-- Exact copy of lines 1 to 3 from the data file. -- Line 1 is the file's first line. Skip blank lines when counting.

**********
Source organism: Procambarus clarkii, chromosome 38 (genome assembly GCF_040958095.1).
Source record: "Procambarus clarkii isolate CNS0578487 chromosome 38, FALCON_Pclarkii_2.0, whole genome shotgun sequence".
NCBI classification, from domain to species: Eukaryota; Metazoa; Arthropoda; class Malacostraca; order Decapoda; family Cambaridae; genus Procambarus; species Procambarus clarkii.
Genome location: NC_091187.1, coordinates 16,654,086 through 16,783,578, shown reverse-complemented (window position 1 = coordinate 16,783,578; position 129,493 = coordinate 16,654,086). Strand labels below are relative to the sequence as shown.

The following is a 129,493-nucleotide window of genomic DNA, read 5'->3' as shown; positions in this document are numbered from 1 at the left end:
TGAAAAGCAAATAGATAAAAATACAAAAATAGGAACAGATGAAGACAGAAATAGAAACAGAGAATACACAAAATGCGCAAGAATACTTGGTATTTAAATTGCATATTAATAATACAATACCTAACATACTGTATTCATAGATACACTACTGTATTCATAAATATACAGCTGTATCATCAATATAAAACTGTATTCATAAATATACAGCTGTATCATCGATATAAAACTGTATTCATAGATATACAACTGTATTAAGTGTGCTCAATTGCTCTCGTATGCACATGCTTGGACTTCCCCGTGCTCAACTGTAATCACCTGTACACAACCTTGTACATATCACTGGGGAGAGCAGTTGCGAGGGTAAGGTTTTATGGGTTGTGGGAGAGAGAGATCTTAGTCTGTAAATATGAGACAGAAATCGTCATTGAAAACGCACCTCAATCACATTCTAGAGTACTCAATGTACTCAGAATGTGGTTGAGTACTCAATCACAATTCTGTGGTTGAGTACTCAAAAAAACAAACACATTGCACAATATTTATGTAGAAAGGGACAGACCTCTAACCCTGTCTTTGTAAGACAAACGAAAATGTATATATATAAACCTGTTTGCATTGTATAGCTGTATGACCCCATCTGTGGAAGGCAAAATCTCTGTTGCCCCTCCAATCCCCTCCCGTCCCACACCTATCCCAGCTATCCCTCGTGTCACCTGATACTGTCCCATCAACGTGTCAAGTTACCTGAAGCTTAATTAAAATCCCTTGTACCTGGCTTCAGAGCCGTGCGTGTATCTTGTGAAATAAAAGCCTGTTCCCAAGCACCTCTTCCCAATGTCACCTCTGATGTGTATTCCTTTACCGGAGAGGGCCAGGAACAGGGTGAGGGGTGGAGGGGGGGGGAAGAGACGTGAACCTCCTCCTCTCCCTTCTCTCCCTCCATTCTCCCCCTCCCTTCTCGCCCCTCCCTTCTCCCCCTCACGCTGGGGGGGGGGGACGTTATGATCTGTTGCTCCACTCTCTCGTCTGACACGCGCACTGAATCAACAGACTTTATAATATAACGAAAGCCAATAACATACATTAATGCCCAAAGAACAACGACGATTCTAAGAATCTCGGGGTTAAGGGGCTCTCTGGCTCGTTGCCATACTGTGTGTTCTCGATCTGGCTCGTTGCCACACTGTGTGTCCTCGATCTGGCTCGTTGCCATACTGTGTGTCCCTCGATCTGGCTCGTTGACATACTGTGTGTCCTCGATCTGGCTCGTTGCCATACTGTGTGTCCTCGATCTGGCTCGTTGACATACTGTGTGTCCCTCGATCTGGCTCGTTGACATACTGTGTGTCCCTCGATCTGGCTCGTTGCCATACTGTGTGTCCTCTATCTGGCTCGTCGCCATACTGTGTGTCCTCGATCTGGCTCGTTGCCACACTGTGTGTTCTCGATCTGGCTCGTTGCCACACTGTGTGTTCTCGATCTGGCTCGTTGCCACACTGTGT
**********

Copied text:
Source organism: Procambarus clarkii, chromosome 38 (genome assembly GCF_040958095.1).
Source record: "Procambarus clarkii isolate CNS0578487 chromosome 38, FALCON_Pclarkii_2.0, whole genome shotgun sequence".
NCBI classification, from domain to species: Eukaryota; Metazoa; Arthropoda; class Malacostraca; order Decapoda; family Cambaridae; genus Procambarus; species Procambarus clarkii.